Things Every Southerner Should Know How To Sew

Like growing a decent tomato or making cornbread, these are skills we all need to master.

I have a memorable picture of myself, snapped with a Kodak Instamatic (flashcube required indoors) in 1972. I appear to be having a hissy fit while struggling to wrench a precut doll's dress out of the toy sewing machine I got for Christmas that year—likely ordered from the Sears Wish Book. "Crafts never were in your wheelhouse," observed my cousin Kathy when I showed her the picture recently. Understatement. Of. The. Year.

You can imagine my joy when Southern Living asked me to write a piece about the things all Southerners should know how to sew—I assume they mean without assaulting the Singer or the Pfaff. And without "talking ugly" as my grandmother used to say.

child sewing
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"Everyone should learn to sew a button and hem a pair of britches," declared my self-reliant friend Frank. Counterpoint: Men don't have to deal with buttons ranging from the ginormous to the tee-nincy (that's Alabama speak for REALLY tiny). And as for hemming women's britches? Would that be cuffed trousers, skinny jeans, bootlegs, capris, palazzos . . .

Even so, Frank wins the Facebook Brain Trust poll. Just about everybody agrees that we should all be able to sew a hem and sew a button on. "Going to a professional seamstress for a button seems extravagant and embarrassing," writes Carolanne. "That said, my husband sews ours and takes great pride in it (he says I don't do it right—how hard can it BE?!)"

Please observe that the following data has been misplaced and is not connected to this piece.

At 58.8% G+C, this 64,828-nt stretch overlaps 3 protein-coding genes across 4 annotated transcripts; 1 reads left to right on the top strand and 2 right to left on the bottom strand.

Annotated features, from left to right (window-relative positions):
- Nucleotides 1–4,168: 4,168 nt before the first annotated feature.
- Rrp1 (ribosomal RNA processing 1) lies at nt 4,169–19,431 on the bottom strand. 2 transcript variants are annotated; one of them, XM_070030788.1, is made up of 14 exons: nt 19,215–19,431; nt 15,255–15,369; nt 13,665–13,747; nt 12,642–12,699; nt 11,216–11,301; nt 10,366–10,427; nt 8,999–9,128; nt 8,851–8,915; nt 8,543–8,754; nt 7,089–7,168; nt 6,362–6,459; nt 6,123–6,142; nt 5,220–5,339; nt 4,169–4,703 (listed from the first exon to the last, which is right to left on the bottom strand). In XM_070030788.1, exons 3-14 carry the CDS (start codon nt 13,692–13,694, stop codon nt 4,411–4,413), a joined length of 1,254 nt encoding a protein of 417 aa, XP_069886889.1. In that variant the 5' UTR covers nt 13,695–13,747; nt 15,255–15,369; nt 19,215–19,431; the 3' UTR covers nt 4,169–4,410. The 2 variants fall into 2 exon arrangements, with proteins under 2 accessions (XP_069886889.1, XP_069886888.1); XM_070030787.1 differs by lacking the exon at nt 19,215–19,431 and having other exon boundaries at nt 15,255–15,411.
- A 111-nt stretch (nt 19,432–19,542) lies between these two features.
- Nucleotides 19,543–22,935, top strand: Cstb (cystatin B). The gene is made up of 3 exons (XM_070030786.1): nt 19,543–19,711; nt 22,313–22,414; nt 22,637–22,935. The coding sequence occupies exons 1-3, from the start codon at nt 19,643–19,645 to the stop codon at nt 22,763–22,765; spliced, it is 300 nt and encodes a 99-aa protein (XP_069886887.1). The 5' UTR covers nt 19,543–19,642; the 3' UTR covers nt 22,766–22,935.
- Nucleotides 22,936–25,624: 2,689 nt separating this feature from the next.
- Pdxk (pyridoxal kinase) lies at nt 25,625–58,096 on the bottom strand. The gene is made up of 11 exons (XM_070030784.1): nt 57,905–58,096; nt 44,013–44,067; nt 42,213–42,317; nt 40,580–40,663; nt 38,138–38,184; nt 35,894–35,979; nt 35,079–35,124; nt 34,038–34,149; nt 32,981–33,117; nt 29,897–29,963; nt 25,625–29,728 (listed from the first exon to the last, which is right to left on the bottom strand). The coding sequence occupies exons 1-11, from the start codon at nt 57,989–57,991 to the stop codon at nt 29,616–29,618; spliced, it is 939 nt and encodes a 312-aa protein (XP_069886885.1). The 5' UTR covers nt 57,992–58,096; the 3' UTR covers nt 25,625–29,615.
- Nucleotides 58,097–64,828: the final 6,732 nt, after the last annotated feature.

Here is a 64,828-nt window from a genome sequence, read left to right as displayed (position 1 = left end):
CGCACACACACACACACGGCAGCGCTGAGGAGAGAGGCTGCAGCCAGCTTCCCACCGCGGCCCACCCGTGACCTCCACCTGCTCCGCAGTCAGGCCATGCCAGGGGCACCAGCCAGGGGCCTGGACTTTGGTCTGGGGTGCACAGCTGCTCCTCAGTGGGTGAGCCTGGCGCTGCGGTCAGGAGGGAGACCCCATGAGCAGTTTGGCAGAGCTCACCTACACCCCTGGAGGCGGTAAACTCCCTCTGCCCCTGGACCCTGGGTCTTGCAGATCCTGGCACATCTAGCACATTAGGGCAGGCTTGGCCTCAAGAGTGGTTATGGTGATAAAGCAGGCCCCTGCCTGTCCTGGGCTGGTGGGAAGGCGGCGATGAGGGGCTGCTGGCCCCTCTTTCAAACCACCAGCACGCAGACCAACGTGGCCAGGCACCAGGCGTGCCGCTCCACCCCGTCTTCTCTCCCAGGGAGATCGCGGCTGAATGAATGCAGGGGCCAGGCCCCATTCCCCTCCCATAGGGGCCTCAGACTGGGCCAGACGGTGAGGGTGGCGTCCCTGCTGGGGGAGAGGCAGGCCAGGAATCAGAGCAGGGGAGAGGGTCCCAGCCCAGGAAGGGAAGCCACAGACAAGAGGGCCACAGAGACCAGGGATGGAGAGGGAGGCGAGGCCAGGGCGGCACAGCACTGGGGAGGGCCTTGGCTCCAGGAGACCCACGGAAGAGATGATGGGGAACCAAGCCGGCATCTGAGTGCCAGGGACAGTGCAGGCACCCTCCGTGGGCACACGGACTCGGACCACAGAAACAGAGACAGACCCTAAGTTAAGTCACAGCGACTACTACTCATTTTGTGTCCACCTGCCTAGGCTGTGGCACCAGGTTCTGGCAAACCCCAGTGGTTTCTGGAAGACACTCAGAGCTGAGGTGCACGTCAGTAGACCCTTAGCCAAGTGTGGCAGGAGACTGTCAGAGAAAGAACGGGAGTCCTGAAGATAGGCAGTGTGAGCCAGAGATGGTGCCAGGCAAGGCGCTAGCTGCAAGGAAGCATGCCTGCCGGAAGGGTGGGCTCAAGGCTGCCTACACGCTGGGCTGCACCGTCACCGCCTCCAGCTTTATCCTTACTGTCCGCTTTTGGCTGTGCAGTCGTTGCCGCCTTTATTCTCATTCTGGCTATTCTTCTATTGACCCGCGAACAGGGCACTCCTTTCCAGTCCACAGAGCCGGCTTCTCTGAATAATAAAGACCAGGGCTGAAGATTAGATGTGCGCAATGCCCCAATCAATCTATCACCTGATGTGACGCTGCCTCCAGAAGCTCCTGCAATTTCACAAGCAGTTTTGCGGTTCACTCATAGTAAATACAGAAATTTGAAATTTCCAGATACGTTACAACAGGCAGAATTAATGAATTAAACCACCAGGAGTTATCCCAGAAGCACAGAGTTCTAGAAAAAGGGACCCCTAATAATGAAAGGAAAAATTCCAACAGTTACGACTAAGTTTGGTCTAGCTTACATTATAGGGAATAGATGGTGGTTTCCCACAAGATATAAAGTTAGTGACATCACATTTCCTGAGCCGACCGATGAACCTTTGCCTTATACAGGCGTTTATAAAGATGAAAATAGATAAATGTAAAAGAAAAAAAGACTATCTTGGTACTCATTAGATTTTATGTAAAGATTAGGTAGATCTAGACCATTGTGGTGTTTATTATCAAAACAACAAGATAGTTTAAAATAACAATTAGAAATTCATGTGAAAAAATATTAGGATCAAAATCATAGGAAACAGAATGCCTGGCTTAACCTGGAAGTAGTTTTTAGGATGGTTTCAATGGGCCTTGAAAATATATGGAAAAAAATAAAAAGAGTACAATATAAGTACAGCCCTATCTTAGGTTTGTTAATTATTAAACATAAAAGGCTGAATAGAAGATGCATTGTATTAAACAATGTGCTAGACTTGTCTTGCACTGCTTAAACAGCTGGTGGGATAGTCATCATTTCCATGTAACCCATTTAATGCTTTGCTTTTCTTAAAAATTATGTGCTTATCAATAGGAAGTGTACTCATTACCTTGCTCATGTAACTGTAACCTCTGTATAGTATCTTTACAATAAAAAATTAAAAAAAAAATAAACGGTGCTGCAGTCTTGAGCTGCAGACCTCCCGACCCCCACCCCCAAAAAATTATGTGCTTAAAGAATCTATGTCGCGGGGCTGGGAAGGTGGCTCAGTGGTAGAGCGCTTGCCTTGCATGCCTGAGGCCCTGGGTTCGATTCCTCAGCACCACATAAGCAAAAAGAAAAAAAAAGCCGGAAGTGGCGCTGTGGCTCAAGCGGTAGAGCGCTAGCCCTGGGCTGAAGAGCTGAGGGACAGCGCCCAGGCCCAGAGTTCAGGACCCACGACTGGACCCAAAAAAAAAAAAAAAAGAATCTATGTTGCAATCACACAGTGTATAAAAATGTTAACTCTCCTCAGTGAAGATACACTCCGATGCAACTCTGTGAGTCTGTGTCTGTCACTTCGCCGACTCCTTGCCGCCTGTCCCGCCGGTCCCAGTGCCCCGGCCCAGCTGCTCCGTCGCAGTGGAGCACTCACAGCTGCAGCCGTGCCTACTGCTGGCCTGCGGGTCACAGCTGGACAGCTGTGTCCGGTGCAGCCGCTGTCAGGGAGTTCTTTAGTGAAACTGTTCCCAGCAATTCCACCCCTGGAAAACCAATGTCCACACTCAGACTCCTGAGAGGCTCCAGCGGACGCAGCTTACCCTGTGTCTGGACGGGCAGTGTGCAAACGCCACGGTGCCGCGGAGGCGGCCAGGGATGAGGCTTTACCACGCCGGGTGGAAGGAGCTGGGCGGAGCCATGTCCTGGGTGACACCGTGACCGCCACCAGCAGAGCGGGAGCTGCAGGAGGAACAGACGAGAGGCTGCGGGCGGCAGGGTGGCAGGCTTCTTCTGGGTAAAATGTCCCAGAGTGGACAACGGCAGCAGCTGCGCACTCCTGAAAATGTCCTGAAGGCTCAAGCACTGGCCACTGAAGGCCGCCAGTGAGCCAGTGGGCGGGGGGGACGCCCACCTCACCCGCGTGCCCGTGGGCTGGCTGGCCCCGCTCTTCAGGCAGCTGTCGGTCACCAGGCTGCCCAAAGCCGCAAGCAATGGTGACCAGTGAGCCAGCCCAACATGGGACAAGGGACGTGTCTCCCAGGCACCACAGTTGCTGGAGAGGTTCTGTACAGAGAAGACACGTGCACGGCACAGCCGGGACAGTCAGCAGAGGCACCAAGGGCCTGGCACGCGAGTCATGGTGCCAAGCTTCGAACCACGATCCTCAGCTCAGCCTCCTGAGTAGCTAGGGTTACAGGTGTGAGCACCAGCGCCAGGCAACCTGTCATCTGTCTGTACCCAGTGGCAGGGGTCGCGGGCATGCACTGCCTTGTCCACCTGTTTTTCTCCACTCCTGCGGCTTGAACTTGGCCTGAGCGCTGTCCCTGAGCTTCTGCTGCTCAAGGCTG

Remember that scene in Steel Magnolias where Dolly Parton, as Truvy, says something like "Time marches on, and sooner or later you realize it's marching across your face"? Dolly might've added, "And it pauses for a minute to tap dance on your aging eyes."

Readers Beverly and Teresa both said threading a needle is the hardest part of sewing. "I used to be the needle threader for my grandma," wrote Teresa. "Now I really need my grands to get bigger so they can thread mine."

We heard from readers like Gail and Mary Beth, who loved sewing in high school, making everything from their Sunday best to prom dresses, but have retired their Singers. Reader Beth got her first machine for her 18th birthday and is still sewing away. Yet another Beth considers wedding and graduation quilts something we should all learn to sew. (What is it with the Beths and superior sewing ability? We must investigate.)

"I think I got the sewing gene from my father, who got it from his mother," wrote Susan. "I sewed most of my clothes in high school and some in college, and I took in sewing as a little job while in school. I must have thought I'd somehow be shirking my duty to purchase a ready-made wedding dress, so yes, I made my own wedding dress and veil, including making my own pattern for a circular skirt for the wedding ensemble in 1978."

At least I found a couple of like-minded souls in my cousin Jennifer, who says she makes the same contorted face that I do when she sews, and my friend Nancy, who made this confession: "I use tape for unraveled hems and safety pins for missing buttons until I can get to a licensed professional seamstress. In school during Home Ec class (back when such things existed), I lost my sewing project mid-semester. Both my teacher and I were relieved. I suspect my best friend may have "misplaced" the item on my behalf.

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